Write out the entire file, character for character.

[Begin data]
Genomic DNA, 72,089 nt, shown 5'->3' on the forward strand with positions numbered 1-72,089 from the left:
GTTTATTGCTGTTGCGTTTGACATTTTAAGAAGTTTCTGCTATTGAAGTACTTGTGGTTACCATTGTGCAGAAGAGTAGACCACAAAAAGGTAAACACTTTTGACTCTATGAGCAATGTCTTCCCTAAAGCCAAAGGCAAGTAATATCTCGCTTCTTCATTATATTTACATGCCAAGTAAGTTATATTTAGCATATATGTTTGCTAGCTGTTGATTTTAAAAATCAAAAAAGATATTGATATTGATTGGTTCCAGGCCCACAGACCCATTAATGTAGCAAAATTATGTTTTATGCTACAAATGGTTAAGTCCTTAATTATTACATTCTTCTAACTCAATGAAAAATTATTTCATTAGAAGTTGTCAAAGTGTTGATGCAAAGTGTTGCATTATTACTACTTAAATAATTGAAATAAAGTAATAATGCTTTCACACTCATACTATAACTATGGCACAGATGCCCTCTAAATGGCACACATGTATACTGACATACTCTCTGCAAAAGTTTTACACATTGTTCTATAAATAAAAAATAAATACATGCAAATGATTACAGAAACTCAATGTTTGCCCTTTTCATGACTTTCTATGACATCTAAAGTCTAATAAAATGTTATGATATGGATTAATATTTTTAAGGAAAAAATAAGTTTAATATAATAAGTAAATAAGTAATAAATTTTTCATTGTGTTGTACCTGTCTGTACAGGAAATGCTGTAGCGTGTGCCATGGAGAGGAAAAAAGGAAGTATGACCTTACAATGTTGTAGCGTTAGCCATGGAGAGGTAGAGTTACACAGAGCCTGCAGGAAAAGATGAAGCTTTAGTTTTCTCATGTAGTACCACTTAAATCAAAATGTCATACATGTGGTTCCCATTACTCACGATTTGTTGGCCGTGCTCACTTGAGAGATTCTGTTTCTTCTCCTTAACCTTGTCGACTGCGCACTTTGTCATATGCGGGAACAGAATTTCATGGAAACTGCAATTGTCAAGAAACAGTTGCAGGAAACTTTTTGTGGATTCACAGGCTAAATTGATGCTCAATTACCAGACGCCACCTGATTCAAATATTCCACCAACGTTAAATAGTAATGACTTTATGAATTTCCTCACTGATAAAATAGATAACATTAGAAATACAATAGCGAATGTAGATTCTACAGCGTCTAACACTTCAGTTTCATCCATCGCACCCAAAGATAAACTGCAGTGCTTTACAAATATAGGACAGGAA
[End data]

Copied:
Genomic DNA, 72,089 nt, shown 5'->3' on the forward strand with positions numbered 1-72,089 from the left:
GTTTATTGCTGTTGCGTTTGACATTTTAAGAAGTTTCTGCTATTGAAGTACTTGTGGTTACCATTGTGCAGAAGAGTAGACCACAAAAAGGTAAACACTTTTGACTCTATGAGCAATGTCTTCCCTAAAGCCAAAGGCAAGTAATATCTCGCTTCTTCATTATATTTACATGCCAAGTAAGTTATATTTAGCATATATGTTTGCTAGCTGTTGATTTTAAAAATCAAAAAAGATATTGATATTGATTGGTTCCAGGCCCACAGACCCATTAATGTAGCAAAATTATGTTTTATGCTACAAATGGTTAAGTCCTTAATTATTACATTCTTCTAACTCAATGAAAAATTATTTCATTAGAAGTTGTCAAAGTGTTGATGCAAAGTGTTGCATTATTACTACTTAAATAATTGAAATAAAGTAATAATGCTTTCACACTCATACTATAACTATGGCACAGATGCCCTCTAAATGGCACACATGTATACTGACATACTCTCTGCAAAAGTTTTACACATTGTTCTATAAATAAAAAATAAATACATGCAAATGATTACAGAAACTCAATGTTTGCCCTTTTCATGACTTTCTATGACATCTAAAGTCTAATAAAATGTTATGATATGGATTAATATTTTTAAGGAAAAAATAAGTTTAATATAATAAGTAAATAAGTAATAAATTTTTCATTGTGTTGTACCTGTCTGTACAGGAAATGCTGTAGCGTGTGCCATGGAGAGGAAAAAAGGAAGTATGACCTTACAATGTTGTAGCGTTAGCCATGGAGAGGTAGAGTTACACAGAGCCTGCAGGAAAAGATGAAGCTTTAGTTTTCTCATGTAGTACCACTTAAATCAAAATGTCATACATGTGGTTCCCATTACTCACGATTTGTTGGCCGTGCTCACTTGAGAGATTCTGTTTCTTCTCCTTAACCTTGTCGACTGCGCACTTTGTCATATGCGGGAACAGAATTTCATGGAAACTGCAATTGTCAAGAAACAGTTGCAGGAAACTTTTTGTGGATTCACAGGCTAAATTGATGCTCAATTACCAGACGCCACCTGATTCAAATATTCCACCAACGTTAAATAGTAATGACTTTATGAATTTCCTCACTGATAAAATAGATAACATTAGAAATACAATAGCGAATGTAGATTCTACAGCGTCTAACACTTCAGTTTCATCCATCGCACCCAAAGATAAACTGCAGTGCTTTACAAATATAGGACAGGAA